1. Singh Joy, Subhashni D.


According to this study:


* Radiotherapy after local excision of ductal carcinoma in situ was more effective than excision alone in reducing the risk of ductal breast cancer recurrence but conferred no obvious survival benefit.



Article Content

The diagnosis of ductal carcinoma in situ (DCIS) has been controversial, in large part because few tumors go on to become dangerous. On the other hand, when DCIS does become invasive or recurs, it can be deadly.


Even though the 15-year survival rate after treatment for DCIS with tumor excision is excellent (95%), whether radiotherapy can improve that rate isn't clear. Patients with DCIS who were part of the European Organisation for Research and Treatment of Cancer (EORTC) 10853 study were randomly assigned to receive either adjuvant radiotherapy after local excision of the tumor or local excision only. For a median of 16 years the researchers followed 503 women who received excision only and 507 who were treated with excision and radiotherapy.


A total of 234 (23%) women experienced a local recurrence: 149 (30%) in the excision-only group and 85 (17%) in the radiotherapy group. In other words, the addition of radiotherapy almost halved the risk of recurrence overall. In both groups, recurrence risk was highest in the first five years after the initial DCIS diagnosis (4% per year in the excision-only group and 2% per year in the radiotherapy group). Recurrence-free rates at 15 years were 69% in the excision-only group and 82% in the radiotherapy group. The authors conducted additional analyses in an attempt to identify a subgroup with limited benefit from radiotherapy, but they were unable to do so.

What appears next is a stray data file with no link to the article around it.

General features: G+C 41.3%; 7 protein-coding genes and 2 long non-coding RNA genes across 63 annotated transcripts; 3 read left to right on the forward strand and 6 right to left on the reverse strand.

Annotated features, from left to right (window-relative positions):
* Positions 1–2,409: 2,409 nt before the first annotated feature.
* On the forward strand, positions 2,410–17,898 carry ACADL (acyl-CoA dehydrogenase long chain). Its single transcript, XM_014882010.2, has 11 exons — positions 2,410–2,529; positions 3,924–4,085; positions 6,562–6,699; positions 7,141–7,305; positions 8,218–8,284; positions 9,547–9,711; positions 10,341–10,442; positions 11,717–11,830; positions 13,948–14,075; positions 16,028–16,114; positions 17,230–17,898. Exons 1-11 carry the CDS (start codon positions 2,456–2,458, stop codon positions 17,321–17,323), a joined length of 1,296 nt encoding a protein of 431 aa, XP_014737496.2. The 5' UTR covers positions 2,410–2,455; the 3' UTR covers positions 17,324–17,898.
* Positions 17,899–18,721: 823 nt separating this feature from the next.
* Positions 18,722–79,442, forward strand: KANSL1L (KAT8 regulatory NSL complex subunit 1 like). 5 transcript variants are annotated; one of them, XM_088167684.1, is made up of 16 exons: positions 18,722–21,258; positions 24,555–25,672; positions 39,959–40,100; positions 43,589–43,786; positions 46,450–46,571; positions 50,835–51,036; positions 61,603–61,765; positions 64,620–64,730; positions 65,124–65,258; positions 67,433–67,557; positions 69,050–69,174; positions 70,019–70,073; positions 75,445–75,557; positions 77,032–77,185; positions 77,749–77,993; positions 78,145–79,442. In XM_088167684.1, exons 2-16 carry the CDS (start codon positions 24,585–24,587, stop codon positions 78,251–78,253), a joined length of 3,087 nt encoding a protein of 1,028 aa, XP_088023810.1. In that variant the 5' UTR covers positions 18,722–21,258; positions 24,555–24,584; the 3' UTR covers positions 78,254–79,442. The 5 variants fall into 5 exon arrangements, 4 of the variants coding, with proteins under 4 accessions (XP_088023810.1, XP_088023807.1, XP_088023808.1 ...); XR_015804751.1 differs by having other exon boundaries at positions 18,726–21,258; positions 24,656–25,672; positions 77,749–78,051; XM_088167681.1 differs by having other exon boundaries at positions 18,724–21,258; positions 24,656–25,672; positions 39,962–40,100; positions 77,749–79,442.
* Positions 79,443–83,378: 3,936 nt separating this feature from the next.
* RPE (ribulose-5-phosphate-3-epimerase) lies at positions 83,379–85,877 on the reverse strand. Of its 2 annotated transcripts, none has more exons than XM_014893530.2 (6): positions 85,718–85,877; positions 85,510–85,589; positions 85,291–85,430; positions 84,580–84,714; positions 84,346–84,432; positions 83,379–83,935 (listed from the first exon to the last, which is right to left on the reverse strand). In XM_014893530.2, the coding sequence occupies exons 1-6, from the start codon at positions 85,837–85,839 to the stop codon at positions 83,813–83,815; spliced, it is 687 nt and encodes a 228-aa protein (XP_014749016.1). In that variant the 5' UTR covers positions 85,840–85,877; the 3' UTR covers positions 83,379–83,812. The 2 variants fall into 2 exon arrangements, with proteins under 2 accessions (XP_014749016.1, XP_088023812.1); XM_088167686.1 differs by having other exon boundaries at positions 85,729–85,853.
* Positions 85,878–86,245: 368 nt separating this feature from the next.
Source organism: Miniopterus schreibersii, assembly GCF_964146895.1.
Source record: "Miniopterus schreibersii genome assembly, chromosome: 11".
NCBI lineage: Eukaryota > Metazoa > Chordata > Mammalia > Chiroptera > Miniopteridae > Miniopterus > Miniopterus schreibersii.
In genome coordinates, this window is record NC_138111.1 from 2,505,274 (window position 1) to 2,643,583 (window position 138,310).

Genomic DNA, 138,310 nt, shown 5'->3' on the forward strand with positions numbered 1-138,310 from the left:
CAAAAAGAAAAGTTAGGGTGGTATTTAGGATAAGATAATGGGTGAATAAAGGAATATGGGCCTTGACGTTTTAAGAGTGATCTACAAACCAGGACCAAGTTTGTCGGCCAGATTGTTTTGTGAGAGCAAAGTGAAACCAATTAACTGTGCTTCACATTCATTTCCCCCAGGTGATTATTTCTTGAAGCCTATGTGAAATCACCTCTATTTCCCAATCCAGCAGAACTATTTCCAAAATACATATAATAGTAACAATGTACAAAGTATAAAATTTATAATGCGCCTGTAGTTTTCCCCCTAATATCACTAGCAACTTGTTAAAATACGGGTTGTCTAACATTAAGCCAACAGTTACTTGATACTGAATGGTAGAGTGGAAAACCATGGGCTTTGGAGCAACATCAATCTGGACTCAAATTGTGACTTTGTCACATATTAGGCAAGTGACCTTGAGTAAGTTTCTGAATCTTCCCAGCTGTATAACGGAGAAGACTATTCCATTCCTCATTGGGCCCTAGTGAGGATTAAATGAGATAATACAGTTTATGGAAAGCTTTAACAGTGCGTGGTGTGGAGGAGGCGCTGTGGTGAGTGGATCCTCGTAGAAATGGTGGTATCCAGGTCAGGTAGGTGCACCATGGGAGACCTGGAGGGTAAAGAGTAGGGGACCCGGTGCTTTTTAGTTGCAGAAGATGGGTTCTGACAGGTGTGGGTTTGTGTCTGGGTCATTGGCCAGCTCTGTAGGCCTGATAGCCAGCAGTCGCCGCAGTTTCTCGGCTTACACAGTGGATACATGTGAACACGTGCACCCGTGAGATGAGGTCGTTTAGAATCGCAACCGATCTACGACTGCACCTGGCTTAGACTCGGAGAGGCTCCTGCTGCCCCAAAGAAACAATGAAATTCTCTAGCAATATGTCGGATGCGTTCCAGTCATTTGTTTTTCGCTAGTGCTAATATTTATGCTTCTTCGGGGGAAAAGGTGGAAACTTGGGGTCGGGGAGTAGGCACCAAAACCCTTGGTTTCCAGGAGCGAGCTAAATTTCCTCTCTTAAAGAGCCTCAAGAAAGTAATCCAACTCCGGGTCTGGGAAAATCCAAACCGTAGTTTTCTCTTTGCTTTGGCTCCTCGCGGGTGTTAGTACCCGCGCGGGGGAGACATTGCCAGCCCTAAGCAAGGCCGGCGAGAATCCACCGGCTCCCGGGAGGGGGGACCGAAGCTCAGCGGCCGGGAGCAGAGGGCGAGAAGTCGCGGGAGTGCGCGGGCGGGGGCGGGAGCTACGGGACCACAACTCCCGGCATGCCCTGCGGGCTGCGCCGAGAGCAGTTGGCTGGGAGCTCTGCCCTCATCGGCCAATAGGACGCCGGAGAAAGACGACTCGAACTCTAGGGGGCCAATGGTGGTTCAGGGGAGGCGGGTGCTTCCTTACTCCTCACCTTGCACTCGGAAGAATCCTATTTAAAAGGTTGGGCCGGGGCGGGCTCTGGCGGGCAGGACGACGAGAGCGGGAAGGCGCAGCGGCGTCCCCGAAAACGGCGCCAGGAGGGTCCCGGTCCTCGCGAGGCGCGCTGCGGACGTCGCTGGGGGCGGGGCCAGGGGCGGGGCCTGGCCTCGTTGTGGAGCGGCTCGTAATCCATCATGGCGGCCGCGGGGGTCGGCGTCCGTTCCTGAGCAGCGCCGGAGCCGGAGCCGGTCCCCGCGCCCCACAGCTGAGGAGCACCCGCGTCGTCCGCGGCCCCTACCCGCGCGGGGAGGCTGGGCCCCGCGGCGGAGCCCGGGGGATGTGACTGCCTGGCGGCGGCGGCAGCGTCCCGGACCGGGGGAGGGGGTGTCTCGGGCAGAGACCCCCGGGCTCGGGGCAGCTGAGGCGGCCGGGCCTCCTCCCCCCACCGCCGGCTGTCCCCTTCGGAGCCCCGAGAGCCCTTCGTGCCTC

Overall, the rates of death related to breast cancer were nearly identical in the two groups: 22 in the excision-only group and 24 in the radiotherapy group. Similarly, breast cancer-specific survival and overall survival were comparable across the two groups. However, the risk of death (from any cause) after invasive local recurrence was five times greater than the risk without local recurrence, and the risk of breast cancer-specific death after invasive local recurrence was 17 times as great. The authors conclude that despite the lack of survival benefit seen in their study, radiotherapy nevertheless makes sense; because patients with invasive local recurrence had significantly worse survival, they argue, "invasive [local recurrence] should be prevented."


Donker M, et al. J Clin Oncol 2013;31(32):4054-9.